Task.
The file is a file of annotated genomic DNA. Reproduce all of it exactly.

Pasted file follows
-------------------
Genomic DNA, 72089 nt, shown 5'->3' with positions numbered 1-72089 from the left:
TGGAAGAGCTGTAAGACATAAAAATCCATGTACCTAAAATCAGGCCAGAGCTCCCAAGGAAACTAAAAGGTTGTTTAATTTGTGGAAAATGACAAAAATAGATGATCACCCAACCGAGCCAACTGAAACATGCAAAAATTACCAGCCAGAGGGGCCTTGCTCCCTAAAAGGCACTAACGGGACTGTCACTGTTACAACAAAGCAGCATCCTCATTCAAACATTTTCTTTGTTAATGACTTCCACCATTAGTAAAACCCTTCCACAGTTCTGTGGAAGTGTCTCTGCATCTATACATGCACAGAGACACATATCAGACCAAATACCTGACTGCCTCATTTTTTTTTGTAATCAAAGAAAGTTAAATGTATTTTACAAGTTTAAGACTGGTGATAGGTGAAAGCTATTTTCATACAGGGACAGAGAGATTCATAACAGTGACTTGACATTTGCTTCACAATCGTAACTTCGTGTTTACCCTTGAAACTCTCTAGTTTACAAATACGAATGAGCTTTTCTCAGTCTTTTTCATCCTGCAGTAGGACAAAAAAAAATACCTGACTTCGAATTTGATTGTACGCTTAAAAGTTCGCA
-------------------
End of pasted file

Genomic DNA, 72089 nt, shown 5'->3' with positions numbered 1-72089 from the left:
TGGAAGAGCTGTAAGACATAAAAATCCATGTACCTAAAATCAGGCCAGAGCTCCCAAGGAAACTAAAAGGTTGTTTAATTTGTGGAAAATGACAAAAATAGATGATCACCCAACCGAGCCAACTGAAACATGCAAAAATTACCAGCCAGAGGGGCCTTGCTCCCTAAAAGGCACTAACGGGACTGTCACTGTTACAACAAAGCAGCATCCTCATTCAAACATTTTCTTTGTTAATGACTTCCACCATTAGTAAAACCCTTCCACAGTTCTGTGGAAGTGTCTCTGCATCTATACATGCACAGAGACACATATCAGACCAAATACCTGACTGCCTCATTTTTTTTTGTAATCAAAGAAAGTTAAATGTATTTTACAAGTTTAAGACTGGTGATAGGTGAAAGCTATTTTCATACAGGGACAGAGAGATTCATAACAGTGACTTGACATTTGCTTCACAATCGTAACTTCGTGTTTACCCTTGAAACTCTCTAGTTTACAAATACGAATGAGCTTTTCTCAGTCTTTTTCATCCTGCAGTAGGACAAAAAAAAATACCTGACTTCGAATTTGATTGTACGCTTAAAAGTTCGCA